-Monica Redondo Moro


  5. I’ve always been wary of companies that advertise such strong cultures of social equity. Obviously, a company is going to brand itself to potential employees in the best way possible, and sometimes, that means stretching the truth. I imagined that most companies had a few people that care about these initiatives and that they stood alone, not making a difference in the company overall. However, visiting Dassault Systemes in person changed that image for me. It may be true that a smaller portion of the employees are dedicating much more time to these initiatives than others, but that small group actually has had a huge impact on the overall company, all the way up to the C-suite. Now, I feel like I can be more trusting of companies who boast accepting, supportive cultures; and, if the culture is not what I expected, I now have hope that I, even alone, can do something to elevate it.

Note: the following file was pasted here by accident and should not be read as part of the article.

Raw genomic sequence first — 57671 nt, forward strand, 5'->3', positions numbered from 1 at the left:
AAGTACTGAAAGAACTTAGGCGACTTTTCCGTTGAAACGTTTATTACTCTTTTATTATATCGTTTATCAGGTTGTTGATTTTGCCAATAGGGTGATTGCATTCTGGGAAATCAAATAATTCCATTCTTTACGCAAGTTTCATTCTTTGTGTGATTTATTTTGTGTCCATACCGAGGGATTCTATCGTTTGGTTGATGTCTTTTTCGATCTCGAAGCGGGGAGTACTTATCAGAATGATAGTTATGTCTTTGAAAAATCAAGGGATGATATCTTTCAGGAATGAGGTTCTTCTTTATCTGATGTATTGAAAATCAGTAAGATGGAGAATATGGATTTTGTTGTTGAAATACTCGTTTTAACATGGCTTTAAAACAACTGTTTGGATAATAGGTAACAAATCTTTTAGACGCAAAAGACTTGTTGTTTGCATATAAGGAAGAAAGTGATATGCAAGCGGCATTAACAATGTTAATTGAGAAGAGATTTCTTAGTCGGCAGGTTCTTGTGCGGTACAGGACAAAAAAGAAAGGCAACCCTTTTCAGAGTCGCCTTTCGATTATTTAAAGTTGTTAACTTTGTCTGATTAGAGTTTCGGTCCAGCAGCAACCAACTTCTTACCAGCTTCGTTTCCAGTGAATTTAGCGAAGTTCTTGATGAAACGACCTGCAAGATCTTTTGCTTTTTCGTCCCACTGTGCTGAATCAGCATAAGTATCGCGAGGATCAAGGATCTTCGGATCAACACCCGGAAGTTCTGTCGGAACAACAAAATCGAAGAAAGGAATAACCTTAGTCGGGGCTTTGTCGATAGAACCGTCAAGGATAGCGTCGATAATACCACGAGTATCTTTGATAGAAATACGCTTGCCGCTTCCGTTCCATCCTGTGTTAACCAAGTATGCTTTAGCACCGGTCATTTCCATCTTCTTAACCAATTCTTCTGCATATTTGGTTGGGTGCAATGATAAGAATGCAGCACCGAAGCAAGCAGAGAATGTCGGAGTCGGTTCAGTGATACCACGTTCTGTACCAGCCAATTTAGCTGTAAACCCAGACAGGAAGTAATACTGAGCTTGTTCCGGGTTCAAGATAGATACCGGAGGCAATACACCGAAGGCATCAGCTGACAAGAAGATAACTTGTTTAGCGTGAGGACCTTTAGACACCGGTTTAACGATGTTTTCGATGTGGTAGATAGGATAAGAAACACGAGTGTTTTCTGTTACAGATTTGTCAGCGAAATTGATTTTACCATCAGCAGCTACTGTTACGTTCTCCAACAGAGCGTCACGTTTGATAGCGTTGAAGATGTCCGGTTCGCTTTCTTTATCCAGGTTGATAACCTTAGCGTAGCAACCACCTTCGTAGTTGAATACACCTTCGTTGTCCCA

I am really impressed by the initiatives the company has in place to alleviate gender issues. They range from simple, close-to-home efforts, such as screening documentaries which expose the disparity between gender in society at schools like my own, to more complex, long-term efforts, such as helping young girls in Rwanda attend secondary school and even college. I aspire to end up in a company that pays this much attention to the world when I graduate.